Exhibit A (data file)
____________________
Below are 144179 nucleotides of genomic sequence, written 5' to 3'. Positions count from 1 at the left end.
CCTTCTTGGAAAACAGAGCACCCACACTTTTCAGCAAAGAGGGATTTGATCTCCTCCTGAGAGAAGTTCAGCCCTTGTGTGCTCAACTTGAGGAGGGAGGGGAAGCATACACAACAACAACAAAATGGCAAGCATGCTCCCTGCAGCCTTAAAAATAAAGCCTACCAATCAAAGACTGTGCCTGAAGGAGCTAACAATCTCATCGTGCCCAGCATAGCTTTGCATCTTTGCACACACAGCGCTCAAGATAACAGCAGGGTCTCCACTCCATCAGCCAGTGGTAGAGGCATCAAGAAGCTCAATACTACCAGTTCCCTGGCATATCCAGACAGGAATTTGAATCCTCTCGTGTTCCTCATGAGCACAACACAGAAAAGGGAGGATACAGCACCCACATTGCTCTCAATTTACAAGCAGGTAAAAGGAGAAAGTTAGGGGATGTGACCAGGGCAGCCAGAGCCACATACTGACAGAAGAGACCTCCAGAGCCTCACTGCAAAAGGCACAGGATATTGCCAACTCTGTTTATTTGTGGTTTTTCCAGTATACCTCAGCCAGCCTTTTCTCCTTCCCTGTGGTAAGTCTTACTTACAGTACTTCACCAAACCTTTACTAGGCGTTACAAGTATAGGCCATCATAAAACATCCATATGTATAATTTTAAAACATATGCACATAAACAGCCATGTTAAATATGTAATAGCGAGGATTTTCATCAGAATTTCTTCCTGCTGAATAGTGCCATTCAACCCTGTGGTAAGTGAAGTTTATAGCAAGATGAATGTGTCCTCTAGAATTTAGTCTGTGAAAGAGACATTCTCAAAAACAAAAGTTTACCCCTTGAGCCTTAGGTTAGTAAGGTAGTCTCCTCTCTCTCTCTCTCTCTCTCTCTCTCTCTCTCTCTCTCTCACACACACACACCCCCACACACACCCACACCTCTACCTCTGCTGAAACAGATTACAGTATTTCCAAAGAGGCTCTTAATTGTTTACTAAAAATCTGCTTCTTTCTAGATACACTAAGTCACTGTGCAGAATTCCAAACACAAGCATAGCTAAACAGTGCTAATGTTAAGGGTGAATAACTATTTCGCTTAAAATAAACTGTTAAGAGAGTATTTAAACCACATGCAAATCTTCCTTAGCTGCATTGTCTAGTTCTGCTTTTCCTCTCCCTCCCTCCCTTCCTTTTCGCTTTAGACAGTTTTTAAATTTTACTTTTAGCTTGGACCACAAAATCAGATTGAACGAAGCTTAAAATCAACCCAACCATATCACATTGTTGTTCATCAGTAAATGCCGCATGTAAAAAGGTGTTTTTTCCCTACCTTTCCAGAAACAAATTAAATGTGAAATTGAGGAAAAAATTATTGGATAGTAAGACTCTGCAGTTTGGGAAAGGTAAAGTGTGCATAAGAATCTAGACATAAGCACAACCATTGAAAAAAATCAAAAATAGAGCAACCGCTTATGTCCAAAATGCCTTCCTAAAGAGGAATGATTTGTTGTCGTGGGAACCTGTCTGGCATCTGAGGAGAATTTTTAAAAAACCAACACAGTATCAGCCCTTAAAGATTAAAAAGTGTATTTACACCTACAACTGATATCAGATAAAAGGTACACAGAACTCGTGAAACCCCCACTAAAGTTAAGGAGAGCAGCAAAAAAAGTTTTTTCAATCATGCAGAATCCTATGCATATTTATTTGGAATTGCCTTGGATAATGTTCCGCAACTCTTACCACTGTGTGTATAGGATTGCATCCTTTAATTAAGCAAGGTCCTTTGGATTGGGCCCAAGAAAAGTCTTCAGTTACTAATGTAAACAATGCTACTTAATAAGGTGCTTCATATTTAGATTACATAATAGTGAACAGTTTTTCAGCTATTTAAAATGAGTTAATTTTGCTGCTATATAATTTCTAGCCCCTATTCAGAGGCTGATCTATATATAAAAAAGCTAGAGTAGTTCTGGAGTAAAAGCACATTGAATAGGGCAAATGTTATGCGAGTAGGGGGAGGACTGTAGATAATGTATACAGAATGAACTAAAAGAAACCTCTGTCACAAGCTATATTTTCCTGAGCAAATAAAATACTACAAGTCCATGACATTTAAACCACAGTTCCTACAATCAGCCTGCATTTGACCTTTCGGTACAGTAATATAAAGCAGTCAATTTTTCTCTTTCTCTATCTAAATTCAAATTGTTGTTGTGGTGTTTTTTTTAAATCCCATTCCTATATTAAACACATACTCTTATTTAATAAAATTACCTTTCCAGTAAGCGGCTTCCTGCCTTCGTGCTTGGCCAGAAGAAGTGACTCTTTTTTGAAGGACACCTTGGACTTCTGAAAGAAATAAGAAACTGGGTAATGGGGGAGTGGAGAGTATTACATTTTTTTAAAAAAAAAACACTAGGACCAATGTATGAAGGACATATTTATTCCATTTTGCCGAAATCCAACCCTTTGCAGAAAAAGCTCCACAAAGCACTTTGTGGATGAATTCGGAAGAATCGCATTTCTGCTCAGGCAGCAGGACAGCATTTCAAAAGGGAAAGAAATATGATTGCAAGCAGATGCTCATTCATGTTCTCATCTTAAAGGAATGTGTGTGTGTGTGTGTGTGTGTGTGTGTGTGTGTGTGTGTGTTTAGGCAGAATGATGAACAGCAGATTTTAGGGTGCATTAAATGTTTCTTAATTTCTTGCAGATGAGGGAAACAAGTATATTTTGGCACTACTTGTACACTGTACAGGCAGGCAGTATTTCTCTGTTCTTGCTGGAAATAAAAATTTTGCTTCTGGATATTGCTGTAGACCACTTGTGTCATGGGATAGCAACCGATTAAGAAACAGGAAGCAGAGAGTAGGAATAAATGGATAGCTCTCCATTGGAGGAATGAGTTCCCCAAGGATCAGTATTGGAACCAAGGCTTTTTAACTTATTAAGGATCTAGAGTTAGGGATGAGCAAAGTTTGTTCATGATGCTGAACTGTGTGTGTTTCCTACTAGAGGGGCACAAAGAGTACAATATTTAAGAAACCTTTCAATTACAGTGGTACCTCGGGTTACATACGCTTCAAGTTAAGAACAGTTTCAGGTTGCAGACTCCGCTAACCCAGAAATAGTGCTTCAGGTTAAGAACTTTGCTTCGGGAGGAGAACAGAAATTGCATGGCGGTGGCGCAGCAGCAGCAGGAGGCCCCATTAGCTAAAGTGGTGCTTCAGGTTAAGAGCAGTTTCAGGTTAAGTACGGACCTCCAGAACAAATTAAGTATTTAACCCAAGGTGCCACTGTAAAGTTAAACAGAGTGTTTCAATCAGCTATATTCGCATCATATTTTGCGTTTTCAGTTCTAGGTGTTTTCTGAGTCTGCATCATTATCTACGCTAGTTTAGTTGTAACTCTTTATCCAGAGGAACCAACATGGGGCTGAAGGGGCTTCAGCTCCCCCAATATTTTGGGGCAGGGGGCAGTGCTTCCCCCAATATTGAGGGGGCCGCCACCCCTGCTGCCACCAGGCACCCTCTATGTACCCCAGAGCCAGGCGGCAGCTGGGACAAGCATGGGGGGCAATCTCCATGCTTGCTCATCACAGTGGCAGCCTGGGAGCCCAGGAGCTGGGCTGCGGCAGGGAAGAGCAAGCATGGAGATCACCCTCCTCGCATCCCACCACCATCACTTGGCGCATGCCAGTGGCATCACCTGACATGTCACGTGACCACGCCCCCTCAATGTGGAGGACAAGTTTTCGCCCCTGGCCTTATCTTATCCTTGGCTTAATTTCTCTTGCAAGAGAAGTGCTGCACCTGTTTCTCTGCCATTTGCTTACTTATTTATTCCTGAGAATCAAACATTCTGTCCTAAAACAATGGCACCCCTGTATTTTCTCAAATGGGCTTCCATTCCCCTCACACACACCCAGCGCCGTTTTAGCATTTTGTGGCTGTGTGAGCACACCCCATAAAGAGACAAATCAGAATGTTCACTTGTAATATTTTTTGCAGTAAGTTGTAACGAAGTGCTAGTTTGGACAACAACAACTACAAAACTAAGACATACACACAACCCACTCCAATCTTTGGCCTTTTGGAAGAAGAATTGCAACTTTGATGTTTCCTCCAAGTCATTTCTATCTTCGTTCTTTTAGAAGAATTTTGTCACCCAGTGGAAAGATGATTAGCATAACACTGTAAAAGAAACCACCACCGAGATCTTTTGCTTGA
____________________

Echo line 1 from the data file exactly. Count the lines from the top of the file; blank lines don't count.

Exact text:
Below are 144179 nucleotides of genomic sequence, written 5' to 3'. Positions count from 1 at the left end.